We have this in common,
the chattering gibber of monkey blood,
deviated by a systolic evolution.
At only 5%, it is a glancing problem for me.
We dress for the beach, and
conspire to hold mosaic family secrets
in the way the wealthy hide their estate.
Our purses bursting sand and medical curses.
Mum will wage war
with the concrete ape she has become to
swat the taxonomy of her place in the gene pool.
My human father relaxes.
I warm to the tiniest sand shades
held in our sunscreen, stuck to our creases.
I feel we could shake it out together in
nearby trees. Sand in simian hands like macaroni art.
I gape at the siliceous jigsaw puzzle
as time rewinds in my imagination.
Recognising the nature of ancestry, the terror
of this back-peddle is ameliorated by an epiphany
that the common denominator in each
wherever we stand on the evolutionary ladder,
is before our eyes. We run ahead, free-up slack sand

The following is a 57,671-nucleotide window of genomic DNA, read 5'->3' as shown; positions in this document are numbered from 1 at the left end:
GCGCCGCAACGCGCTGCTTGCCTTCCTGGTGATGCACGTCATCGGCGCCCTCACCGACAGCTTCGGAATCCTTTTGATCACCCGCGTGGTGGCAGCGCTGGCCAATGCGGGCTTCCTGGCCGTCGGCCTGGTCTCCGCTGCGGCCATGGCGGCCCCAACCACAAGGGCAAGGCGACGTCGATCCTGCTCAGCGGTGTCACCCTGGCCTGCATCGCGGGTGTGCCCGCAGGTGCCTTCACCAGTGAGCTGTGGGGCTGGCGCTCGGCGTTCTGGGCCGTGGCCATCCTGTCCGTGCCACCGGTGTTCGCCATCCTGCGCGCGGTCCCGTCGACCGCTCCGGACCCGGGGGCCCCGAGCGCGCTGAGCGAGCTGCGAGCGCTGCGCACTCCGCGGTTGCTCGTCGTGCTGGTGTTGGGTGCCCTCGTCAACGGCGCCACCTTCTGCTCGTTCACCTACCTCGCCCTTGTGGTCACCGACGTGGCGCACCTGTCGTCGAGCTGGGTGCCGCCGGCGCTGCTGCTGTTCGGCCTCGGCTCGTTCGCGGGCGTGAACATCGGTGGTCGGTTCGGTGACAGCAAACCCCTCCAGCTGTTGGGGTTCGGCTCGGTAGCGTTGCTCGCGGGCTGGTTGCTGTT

in the tenebrous ocean that we all once called a home.
Lucy A Evans 11th October 2017
I’m depositing this one here to remind me to further revise it. It comes from an orphaned poem of the same name I wrote in 2016. It will go through another trimming process before I’m entirely happy with it.
This is one of a number of poems I’ve written that refers directly to having simian hands. I inherited a genetic mosaicism from my mum, passed down to my daughter that gives me a single transverse palmar crease, which used to be rather unkindly named a “simian” crease as it is characteristic of monkeys. It has played a big part in my life and so it is the subject of the full collection on which I’m currently working.